Husband and wife duo, Tracy and Sushe Felix, have been producing works of art for over 27 years and are on display from October 21 through November 12, 2016. We asked them a few questions on what inspired this body of work and how they created it.
Tracy, you are known for your whimsical Western Landscapes and candy-like clouds, what encouraged you to define your own style and step away from the more traditional landscapes?
The early modernist artists that worked in Colorado and New Mexico are my biggest influences. Artists like Charles Bunnell, William Sanderson, Andrew Dasburg and Kenneth Adams to name a few. They approached the landscape in a more cubist way and also used bright vivid colors. Another group of artists that I admire are the Hudson River artists mostly Albert Bierstadt and Thomas Moran. Both of these artists travel west with survey crews mapping and exploring the new western wilderness. Their paintings tended to more exaggerated depictions of what they saw. The mountains were higher and the colors brighter because they wanted the Easterners to be impressed with the new frontier. I want my paintings to have this same spirit and yet look different.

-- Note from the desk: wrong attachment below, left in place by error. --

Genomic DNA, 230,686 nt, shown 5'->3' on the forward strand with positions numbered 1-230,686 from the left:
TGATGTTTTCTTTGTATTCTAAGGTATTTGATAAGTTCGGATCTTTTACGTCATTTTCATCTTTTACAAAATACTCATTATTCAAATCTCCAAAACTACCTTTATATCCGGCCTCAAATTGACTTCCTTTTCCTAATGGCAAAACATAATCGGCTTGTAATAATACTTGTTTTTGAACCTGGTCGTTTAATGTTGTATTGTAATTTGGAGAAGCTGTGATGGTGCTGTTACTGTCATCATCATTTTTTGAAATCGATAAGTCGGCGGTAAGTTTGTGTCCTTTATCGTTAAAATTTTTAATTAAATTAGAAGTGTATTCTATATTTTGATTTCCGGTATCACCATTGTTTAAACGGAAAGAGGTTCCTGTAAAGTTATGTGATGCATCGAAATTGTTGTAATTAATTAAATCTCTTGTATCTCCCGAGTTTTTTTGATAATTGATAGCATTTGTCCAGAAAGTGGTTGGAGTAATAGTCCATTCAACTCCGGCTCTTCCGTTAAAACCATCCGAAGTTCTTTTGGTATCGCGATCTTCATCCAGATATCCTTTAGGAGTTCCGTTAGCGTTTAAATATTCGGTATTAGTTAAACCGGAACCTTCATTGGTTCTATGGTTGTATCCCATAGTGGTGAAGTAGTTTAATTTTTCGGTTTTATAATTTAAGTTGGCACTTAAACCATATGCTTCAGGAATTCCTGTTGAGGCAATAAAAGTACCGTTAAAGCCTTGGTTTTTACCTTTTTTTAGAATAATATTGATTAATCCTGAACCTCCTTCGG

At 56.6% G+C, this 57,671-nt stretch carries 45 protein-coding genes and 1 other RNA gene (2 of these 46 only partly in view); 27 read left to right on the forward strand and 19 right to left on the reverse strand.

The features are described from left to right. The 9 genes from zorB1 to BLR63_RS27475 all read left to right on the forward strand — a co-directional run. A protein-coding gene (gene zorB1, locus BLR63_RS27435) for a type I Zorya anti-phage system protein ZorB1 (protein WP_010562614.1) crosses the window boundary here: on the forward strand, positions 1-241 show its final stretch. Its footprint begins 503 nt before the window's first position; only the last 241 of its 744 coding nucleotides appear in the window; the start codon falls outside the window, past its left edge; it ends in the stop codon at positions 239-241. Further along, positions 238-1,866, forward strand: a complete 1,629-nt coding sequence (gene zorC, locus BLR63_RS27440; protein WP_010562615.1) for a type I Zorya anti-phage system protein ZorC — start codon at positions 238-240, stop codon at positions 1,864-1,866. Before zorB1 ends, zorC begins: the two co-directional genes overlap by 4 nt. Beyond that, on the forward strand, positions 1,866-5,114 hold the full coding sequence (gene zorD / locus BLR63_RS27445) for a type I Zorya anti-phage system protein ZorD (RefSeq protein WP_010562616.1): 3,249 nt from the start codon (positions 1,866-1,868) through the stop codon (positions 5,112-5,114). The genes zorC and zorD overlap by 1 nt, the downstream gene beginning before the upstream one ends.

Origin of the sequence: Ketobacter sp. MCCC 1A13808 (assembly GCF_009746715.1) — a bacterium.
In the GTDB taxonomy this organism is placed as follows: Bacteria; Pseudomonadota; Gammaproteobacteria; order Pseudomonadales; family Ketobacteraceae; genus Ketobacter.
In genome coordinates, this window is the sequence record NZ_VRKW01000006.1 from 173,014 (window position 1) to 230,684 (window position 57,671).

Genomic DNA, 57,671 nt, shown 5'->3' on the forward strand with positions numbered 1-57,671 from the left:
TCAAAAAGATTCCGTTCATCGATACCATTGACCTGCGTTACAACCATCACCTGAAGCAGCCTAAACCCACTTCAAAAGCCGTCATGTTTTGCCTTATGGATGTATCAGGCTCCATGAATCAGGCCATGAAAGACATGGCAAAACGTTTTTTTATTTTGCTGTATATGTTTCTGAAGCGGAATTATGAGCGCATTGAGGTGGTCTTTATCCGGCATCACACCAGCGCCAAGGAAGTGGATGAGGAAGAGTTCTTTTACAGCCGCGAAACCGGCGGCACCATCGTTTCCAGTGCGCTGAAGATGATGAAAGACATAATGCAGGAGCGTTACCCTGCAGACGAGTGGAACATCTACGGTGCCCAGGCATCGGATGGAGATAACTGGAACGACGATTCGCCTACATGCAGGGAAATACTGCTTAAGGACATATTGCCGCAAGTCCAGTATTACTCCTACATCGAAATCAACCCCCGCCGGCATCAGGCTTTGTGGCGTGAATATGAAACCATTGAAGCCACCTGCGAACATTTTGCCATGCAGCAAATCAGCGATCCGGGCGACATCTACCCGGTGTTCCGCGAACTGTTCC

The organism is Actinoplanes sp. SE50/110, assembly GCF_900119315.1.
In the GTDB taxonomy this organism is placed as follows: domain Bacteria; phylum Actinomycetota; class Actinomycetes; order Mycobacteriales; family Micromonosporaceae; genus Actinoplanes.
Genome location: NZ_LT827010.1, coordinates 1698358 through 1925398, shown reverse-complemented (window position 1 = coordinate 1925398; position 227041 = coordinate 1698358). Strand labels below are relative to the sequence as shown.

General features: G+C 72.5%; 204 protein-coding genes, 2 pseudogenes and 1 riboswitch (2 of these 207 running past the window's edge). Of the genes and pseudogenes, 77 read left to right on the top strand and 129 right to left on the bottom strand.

Sushe, your works are very detailed and often look like they have been airbrushed. What is the process you use to get that type of response from the acrylic paints?
I paint in acrylics, however I always start with a small drawing so I will know exactly how the composition will lay out and where all the darks and lights will be. I then square up the drawing onto my panel and then put a complete reproduction of the drawing down using black and white paint. I then go on top of that with a thin underpainting using all the colors I intend to complete the painting in. On top of this thin loose underpainting I begin to scumble over it with a thicker acrylic using a bristly brush. This creates the soft blended look of airbrushing, yet also looks hand brushed.
You both compose dynamic and captivating landscapes. Do you use references or are they landscapes of your own creation?
Tracy works with both reference materials at times, but for other pieces will also make the landscape up. I more often than not make up my landscapes from my memories of a place or the combination of many places put together. Most important I wish to create pieces with life, energy and a positive joyful spirit! -Sushe